In the Beginning
I set out to learn Japanese at the beginning of the year. Although I had never studied an Asian language I was confident. I told myself I could do it and believed. At the time I had been studying Spanish for approximately seven months and I was happy with my progress. I could communicate. I was able to help those studying English and they could use Spanish as their crutch. It’s difficult to describe the feeling you get when you speak to a foreigner in their language and they understand you. I dare describe it as one of the best feelings in the world. Yes, in the world! I acquired a thirst and hunger for this feeling. I wanted more so I added another language to my list for study.
I chose Japanese for a few reasons. One, Japanese culture is amazing and I want to be apart of it one day. Two, Japanese is widely considered as one of the most difficult languages to learn for an English speaker. My experience with Spanish, although I had not reached fluency, had me feeling I could do anything. I wanted to prove it to myself so I jumped in.
A Little After the Beginning
I’ve focused most of my attention on the Japanese writing system. One, It’s what most fascinates me. Two, I’m still learning and experimenting with ways to manage multiple language study.
Learning Kanji has been a bumpy ride. At times it has been easy and other times difficult. I don’t attribute the difficulty with the language. I allowed myself to become frustrated and as a result my progress was hindered. I tormented myself. I told myself it was difficult. I told myself I couldn’t do it. A lot of my energy was focused on telling myself the reasons why I couldn’t as opposed to searching for a solution. As positive as I am, I caught myself slipping into a self-destructive spiral. It’s a place I’ve been before so I knew the only way to pick myself up again was to look for solutions.
Although I knew what it felt like to go through difficult challenges I allowed for the little voice in my head to take over. Fortunately, I caught myself – quickly. I had a sudden epiphany when I visited a Japanese website and recognised no less than one hundred different Kanji. This feeling was orgasmic – I kid you not. I was looking at a Japanese web page and I could tell you the meaning of approximately one hundred Kanji. I couldn’t believe it.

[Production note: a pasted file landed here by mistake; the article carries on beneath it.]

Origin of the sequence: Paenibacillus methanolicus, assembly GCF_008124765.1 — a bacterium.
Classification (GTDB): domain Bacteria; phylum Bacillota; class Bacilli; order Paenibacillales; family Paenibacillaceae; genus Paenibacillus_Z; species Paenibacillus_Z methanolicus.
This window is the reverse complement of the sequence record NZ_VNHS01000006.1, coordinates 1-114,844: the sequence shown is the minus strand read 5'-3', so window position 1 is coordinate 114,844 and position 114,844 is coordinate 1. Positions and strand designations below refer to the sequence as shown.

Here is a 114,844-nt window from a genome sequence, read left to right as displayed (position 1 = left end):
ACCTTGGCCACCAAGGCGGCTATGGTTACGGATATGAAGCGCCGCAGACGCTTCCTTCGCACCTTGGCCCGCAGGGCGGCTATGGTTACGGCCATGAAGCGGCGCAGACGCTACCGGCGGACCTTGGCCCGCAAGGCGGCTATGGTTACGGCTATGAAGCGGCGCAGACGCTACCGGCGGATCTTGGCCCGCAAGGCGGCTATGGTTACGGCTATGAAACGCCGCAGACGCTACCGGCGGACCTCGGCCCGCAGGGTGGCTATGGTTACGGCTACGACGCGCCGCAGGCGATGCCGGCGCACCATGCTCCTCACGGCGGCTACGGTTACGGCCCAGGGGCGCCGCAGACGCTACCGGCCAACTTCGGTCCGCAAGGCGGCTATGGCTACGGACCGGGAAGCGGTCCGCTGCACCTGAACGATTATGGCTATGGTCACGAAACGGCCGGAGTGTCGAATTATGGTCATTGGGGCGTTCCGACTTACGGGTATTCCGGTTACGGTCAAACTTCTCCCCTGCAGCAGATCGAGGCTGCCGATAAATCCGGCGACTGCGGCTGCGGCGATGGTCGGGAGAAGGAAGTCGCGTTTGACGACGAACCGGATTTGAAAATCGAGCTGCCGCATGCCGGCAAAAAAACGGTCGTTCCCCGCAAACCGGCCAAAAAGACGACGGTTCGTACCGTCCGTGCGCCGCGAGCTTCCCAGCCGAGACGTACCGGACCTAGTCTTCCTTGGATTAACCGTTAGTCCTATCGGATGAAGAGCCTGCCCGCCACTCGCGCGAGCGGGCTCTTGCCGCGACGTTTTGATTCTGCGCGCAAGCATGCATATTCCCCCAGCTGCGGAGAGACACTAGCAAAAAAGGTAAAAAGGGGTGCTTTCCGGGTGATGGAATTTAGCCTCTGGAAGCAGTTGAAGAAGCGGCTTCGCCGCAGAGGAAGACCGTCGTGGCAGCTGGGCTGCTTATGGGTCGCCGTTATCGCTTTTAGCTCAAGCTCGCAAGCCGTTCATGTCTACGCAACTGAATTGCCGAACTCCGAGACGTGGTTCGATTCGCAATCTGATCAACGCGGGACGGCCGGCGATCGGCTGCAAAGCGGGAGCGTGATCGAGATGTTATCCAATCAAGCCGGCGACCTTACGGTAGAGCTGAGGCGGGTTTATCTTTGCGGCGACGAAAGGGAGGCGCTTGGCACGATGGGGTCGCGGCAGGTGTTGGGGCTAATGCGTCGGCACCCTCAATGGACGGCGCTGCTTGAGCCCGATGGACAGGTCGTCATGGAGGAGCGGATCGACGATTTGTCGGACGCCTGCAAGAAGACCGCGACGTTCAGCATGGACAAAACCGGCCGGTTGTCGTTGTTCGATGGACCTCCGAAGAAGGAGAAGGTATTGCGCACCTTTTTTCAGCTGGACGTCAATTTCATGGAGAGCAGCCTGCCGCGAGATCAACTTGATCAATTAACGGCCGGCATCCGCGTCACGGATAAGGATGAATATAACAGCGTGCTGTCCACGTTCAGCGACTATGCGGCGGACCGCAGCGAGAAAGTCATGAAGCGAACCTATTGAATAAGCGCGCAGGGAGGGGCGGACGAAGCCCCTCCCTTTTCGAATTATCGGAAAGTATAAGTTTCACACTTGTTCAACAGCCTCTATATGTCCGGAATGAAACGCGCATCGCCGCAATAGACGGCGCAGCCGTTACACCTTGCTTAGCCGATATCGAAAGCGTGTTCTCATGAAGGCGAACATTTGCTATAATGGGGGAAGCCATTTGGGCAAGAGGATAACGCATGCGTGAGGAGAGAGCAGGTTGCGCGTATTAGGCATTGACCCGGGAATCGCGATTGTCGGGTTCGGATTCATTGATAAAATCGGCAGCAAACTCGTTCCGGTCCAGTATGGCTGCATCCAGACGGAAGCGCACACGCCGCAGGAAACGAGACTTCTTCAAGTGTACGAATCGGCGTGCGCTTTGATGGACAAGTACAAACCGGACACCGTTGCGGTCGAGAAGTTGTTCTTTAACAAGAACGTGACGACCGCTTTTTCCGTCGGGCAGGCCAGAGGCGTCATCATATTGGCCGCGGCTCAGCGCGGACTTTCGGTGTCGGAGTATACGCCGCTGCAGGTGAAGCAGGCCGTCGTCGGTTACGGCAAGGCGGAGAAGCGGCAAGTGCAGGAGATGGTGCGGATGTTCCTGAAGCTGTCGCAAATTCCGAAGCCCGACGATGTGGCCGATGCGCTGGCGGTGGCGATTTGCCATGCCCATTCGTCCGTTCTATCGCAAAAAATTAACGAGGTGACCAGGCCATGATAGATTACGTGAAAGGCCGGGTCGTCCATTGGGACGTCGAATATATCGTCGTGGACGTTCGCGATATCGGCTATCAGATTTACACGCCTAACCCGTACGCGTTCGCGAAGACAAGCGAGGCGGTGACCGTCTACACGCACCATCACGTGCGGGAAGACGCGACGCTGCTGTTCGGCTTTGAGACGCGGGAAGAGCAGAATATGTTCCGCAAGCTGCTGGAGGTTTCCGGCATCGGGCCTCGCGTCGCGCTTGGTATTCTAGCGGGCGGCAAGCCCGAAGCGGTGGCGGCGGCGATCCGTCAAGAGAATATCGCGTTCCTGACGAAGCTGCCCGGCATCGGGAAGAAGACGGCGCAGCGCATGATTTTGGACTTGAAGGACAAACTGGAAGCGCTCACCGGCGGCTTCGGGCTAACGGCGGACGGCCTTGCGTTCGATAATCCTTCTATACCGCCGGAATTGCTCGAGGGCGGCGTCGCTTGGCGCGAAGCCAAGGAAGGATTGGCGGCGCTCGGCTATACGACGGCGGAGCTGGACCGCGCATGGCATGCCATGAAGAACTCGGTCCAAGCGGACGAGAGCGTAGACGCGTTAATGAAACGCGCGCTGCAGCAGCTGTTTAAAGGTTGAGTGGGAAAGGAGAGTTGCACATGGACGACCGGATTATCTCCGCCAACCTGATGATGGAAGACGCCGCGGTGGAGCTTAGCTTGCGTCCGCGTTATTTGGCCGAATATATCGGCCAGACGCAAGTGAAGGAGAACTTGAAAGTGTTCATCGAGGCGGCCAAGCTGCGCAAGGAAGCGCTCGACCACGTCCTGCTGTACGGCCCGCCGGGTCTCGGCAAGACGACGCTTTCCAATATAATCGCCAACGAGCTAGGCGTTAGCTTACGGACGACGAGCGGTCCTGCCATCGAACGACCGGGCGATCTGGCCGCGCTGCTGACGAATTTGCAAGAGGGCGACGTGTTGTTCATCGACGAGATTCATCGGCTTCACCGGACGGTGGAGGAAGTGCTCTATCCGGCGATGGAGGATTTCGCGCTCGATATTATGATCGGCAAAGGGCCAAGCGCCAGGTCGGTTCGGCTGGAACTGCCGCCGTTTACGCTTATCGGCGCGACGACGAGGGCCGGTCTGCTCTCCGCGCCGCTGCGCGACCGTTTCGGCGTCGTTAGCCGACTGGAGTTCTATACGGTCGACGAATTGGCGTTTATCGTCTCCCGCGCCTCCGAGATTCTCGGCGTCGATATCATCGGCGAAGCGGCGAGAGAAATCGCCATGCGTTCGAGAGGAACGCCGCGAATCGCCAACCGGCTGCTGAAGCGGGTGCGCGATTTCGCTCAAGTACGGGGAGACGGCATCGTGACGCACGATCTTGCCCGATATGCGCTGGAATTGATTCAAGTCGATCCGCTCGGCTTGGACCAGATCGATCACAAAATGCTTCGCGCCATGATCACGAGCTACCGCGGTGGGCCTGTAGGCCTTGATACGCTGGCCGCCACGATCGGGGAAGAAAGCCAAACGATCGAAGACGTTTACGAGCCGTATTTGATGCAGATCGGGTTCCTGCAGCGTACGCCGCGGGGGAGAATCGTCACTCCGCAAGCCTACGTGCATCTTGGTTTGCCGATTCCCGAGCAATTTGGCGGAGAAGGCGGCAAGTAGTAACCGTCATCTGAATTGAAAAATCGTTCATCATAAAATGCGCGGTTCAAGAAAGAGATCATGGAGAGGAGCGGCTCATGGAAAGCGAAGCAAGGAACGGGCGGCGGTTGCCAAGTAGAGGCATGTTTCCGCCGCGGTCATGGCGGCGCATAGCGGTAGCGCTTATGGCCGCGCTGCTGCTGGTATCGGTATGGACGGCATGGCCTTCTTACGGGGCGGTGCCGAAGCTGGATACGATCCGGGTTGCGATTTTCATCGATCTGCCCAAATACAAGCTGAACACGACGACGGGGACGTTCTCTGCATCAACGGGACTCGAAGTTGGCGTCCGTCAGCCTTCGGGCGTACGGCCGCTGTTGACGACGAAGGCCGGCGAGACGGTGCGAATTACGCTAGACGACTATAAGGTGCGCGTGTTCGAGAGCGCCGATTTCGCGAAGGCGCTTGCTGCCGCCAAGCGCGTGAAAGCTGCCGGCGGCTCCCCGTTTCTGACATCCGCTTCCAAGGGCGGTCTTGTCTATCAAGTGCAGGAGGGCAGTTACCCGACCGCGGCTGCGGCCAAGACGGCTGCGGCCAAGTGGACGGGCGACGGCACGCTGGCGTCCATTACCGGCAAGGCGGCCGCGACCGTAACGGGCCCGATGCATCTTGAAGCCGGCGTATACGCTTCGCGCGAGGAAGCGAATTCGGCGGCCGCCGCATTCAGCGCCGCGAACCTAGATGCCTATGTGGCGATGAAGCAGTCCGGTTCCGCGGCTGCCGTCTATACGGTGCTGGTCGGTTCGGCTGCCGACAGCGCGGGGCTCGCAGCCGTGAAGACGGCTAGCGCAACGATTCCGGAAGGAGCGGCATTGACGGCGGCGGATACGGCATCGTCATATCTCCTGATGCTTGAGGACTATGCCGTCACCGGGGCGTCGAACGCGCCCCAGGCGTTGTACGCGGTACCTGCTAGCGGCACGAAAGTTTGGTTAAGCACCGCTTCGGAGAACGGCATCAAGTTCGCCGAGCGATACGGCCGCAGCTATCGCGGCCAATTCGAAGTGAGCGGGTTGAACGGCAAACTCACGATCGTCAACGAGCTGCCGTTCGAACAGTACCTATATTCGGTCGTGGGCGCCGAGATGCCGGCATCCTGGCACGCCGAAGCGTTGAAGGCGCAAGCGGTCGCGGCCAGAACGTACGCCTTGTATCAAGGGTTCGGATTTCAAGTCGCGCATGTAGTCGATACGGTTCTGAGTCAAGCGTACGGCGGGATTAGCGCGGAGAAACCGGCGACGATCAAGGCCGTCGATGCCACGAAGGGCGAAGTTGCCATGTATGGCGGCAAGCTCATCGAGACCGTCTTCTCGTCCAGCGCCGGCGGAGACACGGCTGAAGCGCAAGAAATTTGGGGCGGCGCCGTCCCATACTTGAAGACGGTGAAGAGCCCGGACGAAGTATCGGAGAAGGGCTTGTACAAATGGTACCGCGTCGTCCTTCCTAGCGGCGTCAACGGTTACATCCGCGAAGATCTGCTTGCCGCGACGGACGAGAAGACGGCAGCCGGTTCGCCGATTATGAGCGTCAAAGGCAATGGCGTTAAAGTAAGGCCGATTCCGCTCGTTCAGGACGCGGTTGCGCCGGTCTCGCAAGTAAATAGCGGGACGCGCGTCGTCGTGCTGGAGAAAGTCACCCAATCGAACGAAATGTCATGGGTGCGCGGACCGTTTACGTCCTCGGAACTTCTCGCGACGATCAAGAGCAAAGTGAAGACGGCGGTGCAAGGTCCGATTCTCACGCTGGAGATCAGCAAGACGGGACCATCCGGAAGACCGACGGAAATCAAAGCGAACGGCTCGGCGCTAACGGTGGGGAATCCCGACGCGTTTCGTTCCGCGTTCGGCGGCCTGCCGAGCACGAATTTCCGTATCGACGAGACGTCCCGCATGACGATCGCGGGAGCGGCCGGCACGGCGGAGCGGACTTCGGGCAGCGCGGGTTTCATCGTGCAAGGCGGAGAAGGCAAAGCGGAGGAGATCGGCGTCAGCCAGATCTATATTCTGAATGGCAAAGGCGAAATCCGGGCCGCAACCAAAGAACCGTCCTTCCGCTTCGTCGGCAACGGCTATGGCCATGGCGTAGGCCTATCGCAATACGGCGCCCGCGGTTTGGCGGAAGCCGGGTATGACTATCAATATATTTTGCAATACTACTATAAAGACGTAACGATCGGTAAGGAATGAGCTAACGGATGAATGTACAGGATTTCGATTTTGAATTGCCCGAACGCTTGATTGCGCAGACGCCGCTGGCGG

I realised what I had been doing. I had been comparing Japanese with my experience learning Spanish – expecting to progress at the same pace. Which is of course a ridiculous expectation:
- I’m learning a new writing system
- There are almost no words in Japanese that sound like their English equivalent.
- The grammar is completely different.
My expectations were not at the forefront of my mind. Nevertheless, these expectations were present. I had set myself a goal with a deadline with no idea of the pace I would progress (nor had I thought about it). By default I unconsciously compared Japanese with Spanish.
I was tormenting myself for not meeting my undefined expectations. I gave little credit to what I had learnt because I wanted more.
I went on to experiment with methods of learning Kanji and I’ve now found what works for me. I’m now learning on average twenty Kanji a day. Sometimes I learn more; sometimes I learn less. What matters is knowing more than I did yesterday.
I’m actually learning Japanese!
What’s This All About?
If you’ve made it to this point in my story you may be wondering why I’m sharing this with you:
I face difficulties as confident as I am with learning. I’ve learnt to break down the acquisition of knowledge and skill into its core components, which I want to share with you all. However, more importantly, I’m here to share with you how I jump over hurdles. This I believe to be the single most important component when learning anything.
There are a lot of bloggers telling people how to learn a language. I’m not in that business. I’m here to explain and show people how to learn. I believe to achieve this I need to share my failures and describe how I feel. I hope to share something you can relate to. I can share how I do things, but to you it will be theory. Disappointment, frustration and dissatisfaction are emotions we have all felt. By making a point of sharing the emotions attached to my experiences, I hope to make my advice more alive for you and thus more effective.
Today’s lesson is simple.
When you face a hurdle, keep trying, keep going, don’t stop and remember when you get frustrated you can always go back and try jumping over the hurdle another time.